How to Interpret a Financial Statement

by Jessica Kent; Updated September 26, 2017
Ratios are commonly used to interpret financial statements.

Financial statement analysis is based on the comparison of assets, liabilities, equity, income and expenses from one year to the next as well as industry benchmarks. Proper interpretation of financial statements assists in identifying a company’s strengths and weaknesses. Financial statements are comprised of a balance sheet, an income statement and a statement of cash flow. Oftentimes, financial statements that have been audited, reviewed or compiled by a Certified Public Accountant will include supplementary schedules, such as detailed general and administrative expenses or, in the case of construction contracts, a schedule of work in progress.

Step 1

Create common sized balance sheets by calculating each asset, liability and equity account as a percent of total assets. Create common sized income statements by calculating each income and expense account as a percent of total revenue before discounts, returns and allowances. Prepare common sized balance sheets and income statements for each year they are available.

Step 2

Compare the common sized balance sheets and income statements. Identify unusual or unexpected fluctuations. If no plausible explanation exists, ask management about the variation. For example, if cash decreased $50,000 from December 31, 2008 to December 31, 2009 and the company purchased equipment for $45,000 during the year, the reason for the dramatic decrease is largely substantiated. However, if cash decreased $50,000 and auto expense increased $45,000, you may want to inquire about the purchase of a vehicle and if it was a business necessity.

Step 3

Create an Excel spreadsheet for ratio analysis. Ratios are used to interpret a company’s profitability, liquidity, activity and solvency. Commonly used ratios include current ratio (current assets divided by current liabilities), gross profit ratio (gross profit divided by total sales times 100), working capital turnover ratio (cost of goods sold divided by working capital), debt to equity ratio (total debt from outside lenders divided by total equity) and operating profit ratio (net profit divided by total sales times 100). Working capital is calculated by subtracting total current liabilities from total current assets.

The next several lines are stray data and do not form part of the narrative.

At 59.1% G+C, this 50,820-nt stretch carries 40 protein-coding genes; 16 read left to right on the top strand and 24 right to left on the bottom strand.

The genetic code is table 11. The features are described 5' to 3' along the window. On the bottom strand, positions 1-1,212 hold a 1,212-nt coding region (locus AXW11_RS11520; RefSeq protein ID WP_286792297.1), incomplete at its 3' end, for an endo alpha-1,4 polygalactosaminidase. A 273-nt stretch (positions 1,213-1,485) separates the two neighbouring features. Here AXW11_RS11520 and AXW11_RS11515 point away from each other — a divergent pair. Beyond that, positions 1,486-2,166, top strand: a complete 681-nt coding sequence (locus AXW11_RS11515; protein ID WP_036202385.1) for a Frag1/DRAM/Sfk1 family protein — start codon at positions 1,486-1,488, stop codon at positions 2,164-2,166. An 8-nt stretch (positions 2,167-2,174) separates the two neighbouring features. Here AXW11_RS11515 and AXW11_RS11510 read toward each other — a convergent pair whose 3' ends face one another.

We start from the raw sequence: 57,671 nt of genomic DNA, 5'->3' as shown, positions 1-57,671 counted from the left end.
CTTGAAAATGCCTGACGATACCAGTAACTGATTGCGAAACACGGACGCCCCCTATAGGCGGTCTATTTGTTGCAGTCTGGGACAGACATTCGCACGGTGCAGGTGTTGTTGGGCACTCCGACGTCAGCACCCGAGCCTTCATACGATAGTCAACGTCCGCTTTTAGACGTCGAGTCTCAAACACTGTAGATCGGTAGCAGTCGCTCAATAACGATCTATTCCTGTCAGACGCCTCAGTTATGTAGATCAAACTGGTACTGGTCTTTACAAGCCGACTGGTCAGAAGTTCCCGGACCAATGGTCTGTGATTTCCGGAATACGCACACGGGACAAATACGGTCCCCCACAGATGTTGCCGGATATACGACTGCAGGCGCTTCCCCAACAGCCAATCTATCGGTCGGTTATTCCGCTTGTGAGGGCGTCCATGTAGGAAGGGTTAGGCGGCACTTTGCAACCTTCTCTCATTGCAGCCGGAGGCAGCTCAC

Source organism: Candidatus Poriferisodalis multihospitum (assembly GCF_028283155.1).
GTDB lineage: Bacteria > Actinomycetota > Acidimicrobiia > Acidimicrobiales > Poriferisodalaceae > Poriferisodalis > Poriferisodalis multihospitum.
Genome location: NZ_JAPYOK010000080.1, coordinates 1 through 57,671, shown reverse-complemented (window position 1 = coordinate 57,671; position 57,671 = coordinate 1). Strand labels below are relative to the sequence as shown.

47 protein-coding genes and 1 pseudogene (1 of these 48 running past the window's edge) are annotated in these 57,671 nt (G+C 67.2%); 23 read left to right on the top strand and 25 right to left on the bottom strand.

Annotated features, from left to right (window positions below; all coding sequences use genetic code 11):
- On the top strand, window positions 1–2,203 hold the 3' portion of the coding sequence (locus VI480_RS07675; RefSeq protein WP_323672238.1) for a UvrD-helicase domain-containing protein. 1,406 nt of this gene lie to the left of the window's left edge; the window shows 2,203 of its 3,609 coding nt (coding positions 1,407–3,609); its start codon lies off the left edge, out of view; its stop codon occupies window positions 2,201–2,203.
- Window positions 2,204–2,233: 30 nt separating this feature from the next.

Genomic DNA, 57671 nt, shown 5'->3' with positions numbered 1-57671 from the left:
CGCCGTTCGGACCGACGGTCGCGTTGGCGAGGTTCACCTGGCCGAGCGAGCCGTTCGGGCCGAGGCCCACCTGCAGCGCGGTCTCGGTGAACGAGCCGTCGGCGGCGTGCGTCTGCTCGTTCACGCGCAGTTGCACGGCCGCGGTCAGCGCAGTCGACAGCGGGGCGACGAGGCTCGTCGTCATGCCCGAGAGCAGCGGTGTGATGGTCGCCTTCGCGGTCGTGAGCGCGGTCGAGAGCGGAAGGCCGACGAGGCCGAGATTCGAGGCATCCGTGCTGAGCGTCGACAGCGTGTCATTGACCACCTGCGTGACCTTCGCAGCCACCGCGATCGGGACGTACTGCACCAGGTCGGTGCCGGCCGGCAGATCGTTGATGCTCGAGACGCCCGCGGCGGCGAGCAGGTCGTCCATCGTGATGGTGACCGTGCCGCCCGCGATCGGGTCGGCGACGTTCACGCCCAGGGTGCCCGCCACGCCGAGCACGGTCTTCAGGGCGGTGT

Step 4

Analyze the ratios calculated over time and compare to industry benchmarks. Develop hypotheses regarding the company and its performance over time. Use the ratio analysis to support these ideas. For example, if a company’s gross profit decreased from 75 percent to 65 percent, and union costs skyrocketed during that same time, the reason for the decrease can be substantiated. However, if gross profit decreased from 75 percent to 65 percent, and materials, labor and other job costs remained approximately the same, further analysis would be warranted.

About the Author

Jessica Kent started writing professionally in 2002. Her articles have appeared in publications including the New York State Bar Association's "Family Law Review," "Valuation Strategies" and "Metropolitan Corporate Counsel." Through her writing, she strives to assist people in making informed financial decisions. She is a Certified Public Accountant in New York. Kent holds a Bachelor of Science in accounting from Binghamton University.

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